A study has found a link between moderate wine consumption and a lower risk of mortality from cardiovascular disease and cancer among middle-aged men, lending more credence to the French paradox: the long-standing belief that the health benefits of red wine negate the effects of the famously rich, high-fat diet and the risk of coronary heart disease.
After following up with 35,292 men over about 28 years, researchers from the Université Paris Ouest Nanterre La Défense and Bordeaux Segalen University in France found that when more than 50 per cent of their alcohol consumption came from wine, subjects showed a lower risk of death from heart disease as well as lung, lip, oral cavity, pharynx, larynx, bladder and rectal cancers. In numbers, moderate wine consumption was associated with a 40 per cent reduced risk of mortality from cardiovascular disease, and a 20 per cent reduced risk of death from cancer.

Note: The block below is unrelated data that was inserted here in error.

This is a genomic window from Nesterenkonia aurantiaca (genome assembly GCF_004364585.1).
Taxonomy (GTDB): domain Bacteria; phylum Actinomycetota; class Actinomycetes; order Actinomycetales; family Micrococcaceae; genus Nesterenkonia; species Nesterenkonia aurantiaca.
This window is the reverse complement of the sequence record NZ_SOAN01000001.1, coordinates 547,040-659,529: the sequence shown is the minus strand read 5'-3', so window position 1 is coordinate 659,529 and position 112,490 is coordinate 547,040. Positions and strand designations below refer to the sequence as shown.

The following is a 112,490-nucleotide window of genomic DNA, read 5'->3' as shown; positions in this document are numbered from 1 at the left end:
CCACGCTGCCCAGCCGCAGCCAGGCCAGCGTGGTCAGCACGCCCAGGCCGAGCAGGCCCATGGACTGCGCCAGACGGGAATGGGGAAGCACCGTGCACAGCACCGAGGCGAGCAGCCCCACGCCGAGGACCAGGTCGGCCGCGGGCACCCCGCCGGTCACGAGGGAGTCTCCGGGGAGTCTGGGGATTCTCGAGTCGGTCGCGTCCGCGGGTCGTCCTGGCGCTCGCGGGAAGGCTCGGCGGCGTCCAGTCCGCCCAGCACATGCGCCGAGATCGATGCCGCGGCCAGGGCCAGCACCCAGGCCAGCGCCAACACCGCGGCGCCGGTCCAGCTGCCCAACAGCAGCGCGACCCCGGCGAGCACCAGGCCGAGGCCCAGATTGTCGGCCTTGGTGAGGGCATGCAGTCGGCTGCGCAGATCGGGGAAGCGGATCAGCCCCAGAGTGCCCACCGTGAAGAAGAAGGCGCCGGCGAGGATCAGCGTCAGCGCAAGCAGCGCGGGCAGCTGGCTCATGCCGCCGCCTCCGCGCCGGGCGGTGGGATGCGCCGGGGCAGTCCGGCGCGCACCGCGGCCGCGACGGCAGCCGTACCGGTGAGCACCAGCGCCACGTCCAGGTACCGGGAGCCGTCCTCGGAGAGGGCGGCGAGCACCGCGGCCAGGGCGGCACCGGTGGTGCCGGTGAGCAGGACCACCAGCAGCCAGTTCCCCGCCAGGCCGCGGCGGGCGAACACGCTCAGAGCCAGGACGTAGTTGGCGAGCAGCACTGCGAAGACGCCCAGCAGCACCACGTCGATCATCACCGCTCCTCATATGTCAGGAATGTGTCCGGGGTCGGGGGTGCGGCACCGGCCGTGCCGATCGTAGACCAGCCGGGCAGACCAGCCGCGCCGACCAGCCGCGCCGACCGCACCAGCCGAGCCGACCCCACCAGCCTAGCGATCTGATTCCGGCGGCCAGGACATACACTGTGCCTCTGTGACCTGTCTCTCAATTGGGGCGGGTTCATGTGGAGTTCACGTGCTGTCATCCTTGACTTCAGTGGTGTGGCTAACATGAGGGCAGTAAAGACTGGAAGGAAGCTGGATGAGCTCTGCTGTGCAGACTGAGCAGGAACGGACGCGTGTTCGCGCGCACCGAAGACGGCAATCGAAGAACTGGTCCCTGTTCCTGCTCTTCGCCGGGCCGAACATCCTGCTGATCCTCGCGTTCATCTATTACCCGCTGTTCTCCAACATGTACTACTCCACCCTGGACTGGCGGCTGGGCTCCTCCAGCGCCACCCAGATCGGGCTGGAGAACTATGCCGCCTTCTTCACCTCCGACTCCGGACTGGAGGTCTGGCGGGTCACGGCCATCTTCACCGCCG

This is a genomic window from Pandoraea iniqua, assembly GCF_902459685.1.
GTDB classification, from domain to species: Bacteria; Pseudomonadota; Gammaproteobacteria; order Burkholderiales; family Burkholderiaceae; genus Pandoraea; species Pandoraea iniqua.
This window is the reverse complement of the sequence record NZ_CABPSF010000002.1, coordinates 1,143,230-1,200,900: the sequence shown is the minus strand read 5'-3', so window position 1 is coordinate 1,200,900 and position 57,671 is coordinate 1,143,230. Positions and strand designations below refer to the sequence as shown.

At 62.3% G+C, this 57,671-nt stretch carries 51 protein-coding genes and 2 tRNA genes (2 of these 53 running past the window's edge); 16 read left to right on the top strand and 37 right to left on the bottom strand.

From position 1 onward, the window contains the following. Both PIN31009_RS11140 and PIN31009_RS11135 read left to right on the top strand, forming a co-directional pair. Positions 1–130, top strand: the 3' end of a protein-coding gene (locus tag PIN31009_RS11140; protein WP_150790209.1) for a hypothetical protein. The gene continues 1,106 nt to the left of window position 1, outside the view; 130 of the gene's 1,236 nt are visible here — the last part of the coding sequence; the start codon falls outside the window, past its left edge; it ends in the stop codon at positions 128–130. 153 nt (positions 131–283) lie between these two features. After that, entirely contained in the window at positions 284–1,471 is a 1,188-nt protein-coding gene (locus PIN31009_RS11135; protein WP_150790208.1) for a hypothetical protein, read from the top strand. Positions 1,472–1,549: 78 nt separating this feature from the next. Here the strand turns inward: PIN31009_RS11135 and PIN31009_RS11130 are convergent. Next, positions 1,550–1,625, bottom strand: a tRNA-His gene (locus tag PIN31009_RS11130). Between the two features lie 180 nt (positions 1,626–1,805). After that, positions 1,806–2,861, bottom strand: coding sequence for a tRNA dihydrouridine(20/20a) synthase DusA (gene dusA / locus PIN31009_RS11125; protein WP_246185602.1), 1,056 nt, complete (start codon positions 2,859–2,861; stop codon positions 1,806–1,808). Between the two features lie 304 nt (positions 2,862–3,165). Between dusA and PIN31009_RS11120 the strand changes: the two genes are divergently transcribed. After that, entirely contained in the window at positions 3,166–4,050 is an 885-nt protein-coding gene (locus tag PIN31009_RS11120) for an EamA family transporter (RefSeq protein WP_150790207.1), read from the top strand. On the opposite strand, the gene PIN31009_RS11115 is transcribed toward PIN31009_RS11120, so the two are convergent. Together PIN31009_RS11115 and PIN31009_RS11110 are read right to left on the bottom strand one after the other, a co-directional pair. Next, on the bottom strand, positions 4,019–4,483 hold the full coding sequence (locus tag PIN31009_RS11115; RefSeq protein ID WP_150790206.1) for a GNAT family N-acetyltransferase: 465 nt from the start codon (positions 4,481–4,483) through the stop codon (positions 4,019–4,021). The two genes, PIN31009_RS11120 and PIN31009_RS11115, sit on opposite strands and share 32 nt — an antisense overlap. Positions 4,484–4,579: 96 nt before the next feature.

At the beginning of the study, subjects ranged in age from 40 to 65 years and hailed from eastern France. In the end, a total of 4,035deaths from cancer were recorded. When it comes to the famous French paradox, the scientific community is divided. A study printed the Journal of Epidemiology and Community Health also suggested that drinking up to half a glass of wine a day can boost life expectancy in males by five years. However, another study out of the Washington University School of Medicine in St. Louis found that resveratrol, an ingredient in red wine, had little effect on already healthy women.